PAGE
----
Knowledge of the composition and placement of the website’s data and information will aid you in developing an intelligible navigation system. Additionally, testing across multiple platforms gives the overview of the display.

  • Ambiguously different features

As stated earlier, the very point for choosing a responsive design is for it to adapt to every screen size it encounters, depicting the website accordingly. Ergo this gives rise to multiple versions for the tester to verify. The desktop specific surfing manners mostly become inapt on a mobile device, and vice versa. There are differences among mobile devices as well. 

For instance, mouse-hover on desktops gets replaced by tap on mobile devices; mouse scroll or page-up/down become swipe gestures; disparate navigation menus & unalike pixel densities for different mobile devices; image scaling etc.

Such diversity calls for the creation of distinct test suites. Comprehension of the interaction stratagems of the different platforms determine the testing roadmap. The tester must also be well informed about the designing approach. When the tester accurately recognises when to adhere which test case, that’s when the evaluation becomes successful. 

  • The astute utilisation of manual and automation testing 

Nothing can compare to testing websites on real devices. And when it comes to simplifying the task of performance evaluation on every device, automation is the go-to approach. Automation employs machines (i.e computers) to test each and every functionality of a website on all the OS and browsers under consideration. In order to carry this out properly, we need an automation framework: the assemblage of tools and processes (like libraries, test data, and various reusable modules) working together to succour automated testing of any application. 

Even though responsive testing frameworks can assist in inspecting a website’s functionality on a high level, yet they fail to point out what ISN’T working and why. All thanks to their rigid set of verification points/breakpoints. 

That’s when we require manual testing. Manual testing is kind of a human touch to testing. Testers view the application by keeping a public perspective to craft the best possible user experience.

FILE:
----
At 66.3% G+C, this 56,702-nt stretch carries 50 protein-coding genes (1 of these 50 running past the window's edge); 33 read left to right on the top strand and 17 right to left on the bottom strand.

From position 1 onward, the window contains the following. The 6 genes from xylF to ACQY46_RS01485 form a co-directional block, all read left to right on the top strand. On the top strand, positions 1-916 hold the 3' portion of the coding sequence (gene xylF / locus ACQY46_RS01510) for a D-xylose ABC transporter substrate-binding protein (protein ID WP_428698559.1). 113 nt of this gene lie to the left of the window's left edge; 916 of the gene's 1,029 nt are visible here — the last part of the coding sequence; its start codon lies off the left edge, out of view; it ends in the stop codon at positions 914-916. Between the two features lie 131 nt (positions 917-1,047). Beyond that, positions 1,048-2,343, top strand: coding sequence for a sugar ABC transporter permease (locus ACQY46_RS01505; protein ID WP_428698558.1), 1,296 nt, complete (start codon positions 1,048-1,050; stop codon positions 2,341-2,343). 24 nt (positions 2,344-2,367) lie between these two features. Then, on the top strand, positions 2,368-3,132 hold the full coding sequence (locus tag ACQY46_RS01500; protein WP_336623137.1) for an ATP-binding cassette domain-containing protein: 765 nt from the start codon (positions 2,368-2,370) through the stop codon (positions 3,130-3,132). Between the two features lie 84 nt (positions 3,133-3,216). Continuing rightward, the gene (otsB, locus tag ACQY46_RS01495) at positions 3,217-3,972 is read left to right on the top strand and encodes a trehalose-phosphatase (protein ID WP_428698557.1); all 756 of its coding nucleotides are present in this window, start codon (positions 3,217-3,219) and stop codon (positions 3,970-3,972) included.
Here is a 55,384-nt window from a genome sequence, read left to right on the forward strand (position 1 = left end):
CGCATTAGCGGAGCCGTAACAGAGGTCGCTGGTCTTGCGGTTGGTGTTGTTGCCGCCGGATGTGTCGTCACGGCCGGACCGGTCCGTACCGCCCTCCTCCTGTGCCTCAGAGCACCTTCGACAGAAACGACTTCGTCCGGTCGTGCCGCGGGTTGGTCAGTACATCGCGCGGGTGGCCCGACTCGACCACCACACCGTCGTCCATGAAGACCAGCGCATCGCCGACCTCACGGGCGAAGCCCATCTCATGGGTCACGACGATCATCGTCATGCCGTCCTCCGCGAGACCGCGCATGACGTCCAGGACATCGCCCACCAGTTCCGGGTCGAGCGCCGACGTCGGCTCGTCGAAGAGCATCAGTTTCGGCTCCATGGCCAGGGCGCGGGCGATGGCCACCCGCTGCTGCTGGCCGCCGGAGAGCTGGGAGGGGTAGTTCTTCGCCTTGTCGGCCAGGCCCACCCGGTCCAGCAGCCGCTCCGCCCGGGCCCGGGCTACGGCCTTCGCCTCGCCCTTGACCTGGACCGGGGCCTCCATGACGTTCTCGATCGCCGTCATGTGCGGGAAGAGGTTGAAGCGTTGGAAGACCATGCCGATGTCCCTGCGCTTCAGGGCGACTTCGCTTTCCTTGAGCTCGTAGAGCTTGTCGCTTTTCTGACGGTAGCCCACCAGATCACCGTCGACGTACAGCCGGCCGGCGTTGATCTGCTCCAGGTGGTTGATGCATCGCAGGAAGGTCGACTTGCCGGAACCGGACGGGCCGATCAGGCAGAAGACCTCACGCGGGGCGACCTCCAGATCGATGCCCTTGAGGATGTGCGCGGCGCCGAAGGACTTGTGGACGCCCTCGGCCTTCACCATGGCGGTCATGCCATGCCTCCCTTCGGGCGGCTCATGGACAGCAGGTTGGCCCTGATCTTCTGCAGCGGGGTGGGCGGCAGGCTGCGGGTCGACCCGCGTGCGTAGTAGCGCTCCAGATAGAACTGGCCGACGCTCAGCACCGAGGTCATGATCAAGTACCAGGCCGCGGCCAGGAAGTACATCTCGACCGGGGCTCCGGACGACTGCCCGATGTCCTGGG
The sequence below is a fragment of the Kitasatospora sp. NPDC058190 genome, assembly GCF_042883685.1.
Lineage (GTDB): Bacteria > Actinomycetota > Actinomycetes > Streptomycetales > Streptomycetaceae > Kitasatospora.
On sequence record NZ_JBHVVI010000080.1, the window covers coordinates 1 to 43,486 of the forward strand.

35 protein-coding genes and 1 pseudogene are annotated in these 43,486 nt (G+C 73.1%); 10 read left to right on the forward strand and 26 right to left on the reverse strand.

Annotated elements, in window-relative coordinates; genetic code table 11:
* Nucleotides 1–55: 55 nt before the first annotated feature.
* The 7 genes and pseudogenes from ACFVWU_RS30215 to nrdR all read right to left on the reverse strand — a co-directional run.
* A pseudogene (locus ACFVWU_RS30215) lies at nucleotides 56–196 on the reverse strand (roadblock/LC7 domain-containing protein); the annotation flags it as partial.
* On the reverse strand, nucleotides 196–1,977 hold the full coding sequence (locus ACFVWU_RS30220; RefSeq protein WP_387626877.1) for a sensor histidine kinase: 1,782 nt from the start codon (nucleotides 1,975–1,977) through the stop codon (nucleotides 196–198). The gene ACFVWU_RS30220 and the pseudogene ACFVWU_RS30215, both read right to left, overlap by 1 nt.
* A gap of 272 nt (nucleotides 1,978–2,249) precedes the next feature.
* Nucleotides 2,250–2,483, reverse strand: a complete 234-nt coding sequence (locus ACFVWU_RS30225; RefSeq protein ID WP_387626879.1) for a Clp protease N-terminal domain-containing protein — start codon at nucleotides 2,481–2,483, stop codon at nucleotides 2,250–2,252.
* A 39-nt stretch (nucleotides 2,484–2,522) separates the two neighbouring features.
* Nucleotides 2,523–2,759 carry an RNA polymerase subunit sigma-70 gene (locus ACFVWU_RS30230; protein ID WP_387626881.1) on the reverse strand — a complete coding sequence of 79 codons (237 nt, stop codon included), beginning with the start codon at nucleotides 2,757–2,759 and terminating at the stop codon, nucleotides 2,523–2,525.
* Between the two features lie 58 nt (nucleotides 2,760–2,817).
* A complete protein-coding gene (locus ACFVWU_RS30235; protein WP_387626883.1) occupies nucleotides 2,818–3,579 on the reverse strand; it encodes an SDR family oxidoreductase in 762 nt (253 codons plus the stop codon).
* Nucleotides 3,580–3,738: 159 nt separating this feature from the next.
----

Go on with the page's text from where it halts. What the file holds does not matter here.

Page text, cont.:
All you have to do is carefully pick the moments suited for automation and manual testing. Automation handles the long, tedious and more complicated assessment while manual testing makes the website relevantly user friendly, and saves time by doing comparatively minute evaluations that would have taken more time and effort through automation. 

  • Sluggish loading

What happens when your diligently built website is too long to load? Unfortunately, the visitor clicks off of your website and moves on to the next with better loading speed. The user didn’t get to know about your business’s eminence and your calibre, just because your website was late to appear on the user’s screen.

Slow loading websites are irksome and thus, get ignored the most. And due to their heavy content, responsive websites take so much time to load which can lead to getting clicked off. 

There’s a quick fix for this too. Go for conditional loading. It is the fast loading of selected items on the screen that are enough to convey your services to the users. The rest of the pictures, text, video, documents, etc can follow up one by one, enhancing the experience. 

A responsive website offers a coherent user experience, improvises SEO efforts and cheapens web maintenance. However, all this is lucrative only if the website is nearly perfect in its rendition. Hence, always opt for rigorous testing. Aside from sophisticated testing tools, pioneer strategies are also necessary for testing responsive designs. The suggestions mentioned in the article are some of the points you need to keep in mind while testing your responsive site. As for the tools, give a shot to Lambdatest.